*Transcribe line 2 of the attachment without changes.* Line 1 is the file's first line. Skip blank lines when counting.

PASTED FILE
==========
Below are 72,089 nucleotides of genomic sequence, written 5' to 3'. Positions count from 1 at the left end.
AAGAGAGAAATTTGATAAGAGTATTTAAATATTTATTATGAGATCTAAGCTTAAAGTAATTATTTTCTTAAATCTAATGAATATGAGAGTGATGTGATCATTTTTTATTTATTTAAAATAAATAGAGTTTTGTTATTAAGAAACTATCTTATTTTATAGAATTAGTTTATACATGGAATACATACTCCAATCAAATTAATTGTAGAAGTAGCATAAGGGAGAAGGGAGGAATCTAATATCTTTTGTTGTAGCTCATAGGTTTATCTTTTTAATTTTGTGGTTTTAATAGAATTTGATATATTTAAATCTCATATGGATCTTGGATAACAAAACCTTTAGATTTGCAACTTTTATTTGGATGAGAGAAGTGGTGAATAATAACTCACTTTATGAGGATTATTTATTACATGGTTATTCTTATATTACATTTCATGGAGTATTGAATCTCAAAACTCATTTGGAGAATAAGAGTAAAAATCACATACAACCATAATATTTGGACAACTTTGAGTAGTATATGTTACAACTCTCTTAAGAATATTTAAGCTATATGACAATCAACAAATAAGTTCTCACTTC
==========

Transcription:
AAGAGAGAAATTTGATAAGAGTATTTAAATATTTATTATGAGATCTAAGCTTAAAGTAATTATTTTCTTAAATCTAATGAATATGAGAGTGATGTGATCATTTTTTATTTATTTAAAATAAATAGAGTTTTGTTATTAAGAAACTATCTTATTTTATAGAATTAGTTTATACATGGAATACATACTCCAATCAAATTAATTGTAGAAGTAGCATAAGGGAGAAGGGAGGAATCTAATATCTTTTGTTGTAGCTCATAGGTTTATCTTTTTAATTTTGTGGTTTTAATAGAATTTGATATATTTAAATCTCATATGGATCTTGGATAACAAAACCTTTAGATTTGCAACTTTTATTTGGATGAGAGAAGTGGTGAATAATAACTCACTTTATGAGGATTATTTATTACATGGTTATTCTTATATTACATTTCATGGAGTATTGAATCTCAAAACTCATTTGGAGAATAAGAGTAAAAATCACATACAACCATAATATTTGGACAACTTTGAGTAGTATATGTTACAACTCTCTTAAGAATATTTAAGCTATATGACAATCAACAAATAAGTTCTCACTTC